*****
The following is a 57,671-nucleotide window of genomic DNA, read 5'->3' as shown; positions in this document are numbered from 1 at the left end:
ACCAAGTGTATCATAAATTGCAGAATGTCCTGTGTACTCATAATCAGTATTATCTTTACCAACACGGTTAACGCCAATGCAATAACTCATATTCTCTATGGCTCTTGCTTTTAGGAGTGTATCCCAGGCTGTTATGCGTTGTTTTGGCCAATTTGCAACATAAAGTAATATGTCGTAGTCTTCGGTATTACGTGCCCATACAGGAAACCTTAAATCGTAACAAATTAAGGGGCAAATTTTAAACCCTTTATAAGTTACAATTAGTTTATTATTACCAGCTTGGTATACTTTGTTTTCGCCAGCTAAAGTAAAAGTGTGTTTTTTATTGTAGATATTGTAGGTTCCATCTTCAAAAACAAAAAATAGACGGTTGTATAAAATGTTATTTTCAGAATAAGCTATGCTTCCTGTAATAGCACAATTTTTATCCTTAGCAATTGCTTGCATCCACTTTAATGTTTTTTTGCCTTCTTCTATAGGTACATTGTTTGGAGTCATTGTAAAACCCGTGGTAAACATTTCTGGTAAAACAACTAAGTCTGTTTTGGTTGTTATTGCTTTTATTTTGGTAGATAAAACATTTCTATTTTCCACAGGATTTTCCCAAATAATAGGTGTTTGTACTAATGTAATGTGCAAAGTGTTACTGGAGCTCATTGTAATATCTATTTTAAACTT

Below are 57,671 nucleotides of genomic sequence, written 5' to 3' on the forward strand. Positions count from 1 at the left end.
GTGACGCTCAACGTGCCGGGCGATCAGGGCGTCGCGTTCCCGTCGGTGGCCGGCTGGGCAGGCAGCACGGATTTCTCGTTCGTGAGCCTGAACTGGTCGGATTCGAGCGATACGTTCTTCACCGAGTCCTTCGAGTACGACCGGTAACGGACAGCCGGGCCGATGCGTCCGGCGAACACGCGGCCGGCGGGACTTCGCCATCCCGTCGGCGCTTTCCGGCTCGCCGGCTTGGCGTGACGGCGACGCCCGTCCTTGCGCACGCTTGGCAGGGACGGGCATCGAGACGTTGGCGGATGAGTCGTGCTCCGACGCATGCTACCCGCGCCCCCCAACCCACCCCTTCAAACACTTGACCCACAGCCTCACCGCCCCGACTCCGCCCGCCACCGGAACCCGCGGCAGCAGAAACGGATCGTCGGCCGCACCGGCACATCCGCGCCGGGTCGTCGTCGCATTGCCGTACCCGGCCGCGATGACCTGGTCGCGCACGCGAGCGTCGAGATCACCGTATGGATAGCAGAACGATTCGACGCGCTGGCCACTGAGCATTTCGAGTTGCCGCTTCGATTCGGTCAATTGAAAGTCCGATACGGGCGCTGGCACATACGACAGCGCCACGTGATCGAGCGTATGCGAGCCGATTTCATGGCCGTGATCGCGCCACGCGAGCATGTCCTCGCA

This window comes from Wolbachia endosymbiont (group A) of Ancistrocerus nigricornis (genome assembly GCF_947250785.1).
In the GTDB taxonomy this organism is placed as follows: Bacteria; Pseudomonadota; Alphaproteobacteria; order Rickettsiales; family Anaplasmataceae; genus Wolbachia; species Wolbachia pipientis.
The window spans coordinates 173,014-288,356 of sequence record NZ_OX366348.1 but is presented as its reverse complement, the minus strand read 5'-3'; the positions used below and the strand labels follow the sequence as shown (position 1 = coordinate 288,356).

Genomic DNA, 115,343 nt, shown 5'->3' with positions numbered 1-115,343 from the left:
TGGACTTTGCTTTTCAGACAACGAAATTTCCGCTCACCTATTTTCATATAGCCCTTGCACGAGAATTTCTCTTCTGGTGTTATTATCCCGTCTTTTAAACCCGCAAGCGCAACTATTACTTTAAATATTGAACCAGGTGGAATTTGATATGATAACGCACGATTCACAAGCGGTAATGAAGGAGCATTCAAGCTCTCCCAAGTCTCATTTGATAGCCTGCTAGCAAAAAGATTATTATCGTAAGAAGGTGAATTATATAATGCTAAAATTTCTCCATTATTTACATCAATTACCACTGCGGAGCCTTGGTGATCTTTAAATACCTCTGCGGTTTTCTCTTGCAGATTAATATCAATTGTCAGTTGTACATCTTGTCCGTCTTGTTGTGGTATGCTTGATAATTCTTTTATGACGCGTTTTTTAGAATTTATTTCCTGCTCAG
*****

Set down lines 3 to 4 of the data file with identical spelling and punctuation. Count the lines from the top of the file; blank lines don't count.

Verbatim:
Below are 57,671 nucleotides of genomic sequence, written 5' to 3' on the forward strand. Positions count from 1 at the left end.
GTGACGCTCAACGTGCCGGGCGATCAGGGCGTCGCGTTCCCGTCGGTGGCCGGCTGGGCAGGCAGCACGGATTTCTCGTTCGTGAGCCTGAACTGGTCGGATTCGAGCGATACGTTCTTCACCGAGTCCTTCGAGTACGACCGGTAACGGACAGCCGGGCCGATGCGTCCGGCGAACACGCGGCCGGCGGGACTTCGCCATCCCGTCGGCGCTTTCCGGCTCGCCGGCTTGGCGTGACGGCGACGCCCGTCCTTGCGCACGCTTGGCAGGGACGGGCATCGAGACGTTGGCGGATGAGTCGTGCTCCGACGCATGCTACCCGCGCCCCCCAACCCACCCCTTCAAACACTTGACCCACAGCCTCACCGCCCCGACTCCGCCCGCCACCGGAACCCGCGGCAGCAGAAACGGATCGTCGGCCGCACCGGCACATCCGCGCCGGGTCGTCGTCGCATTGCCGTACCCGGCCGCGATGACCTGGTCGCGCACGCGAGCGTCGAGATCACCGTATGGATAGCAGAACGATTCGACGCGCTGGCCACTGAGCATTTCGAGTTGCCGCTTCGATTCGGTCAATTGAAAGTCCGATACGGGCGCTGGCACATACGACAGCGCCACGTGATCGAGCGTATGCGAGCCGATTTCATGGCCGTGATCGCGCCACGCGAGCATGTCCTCGCA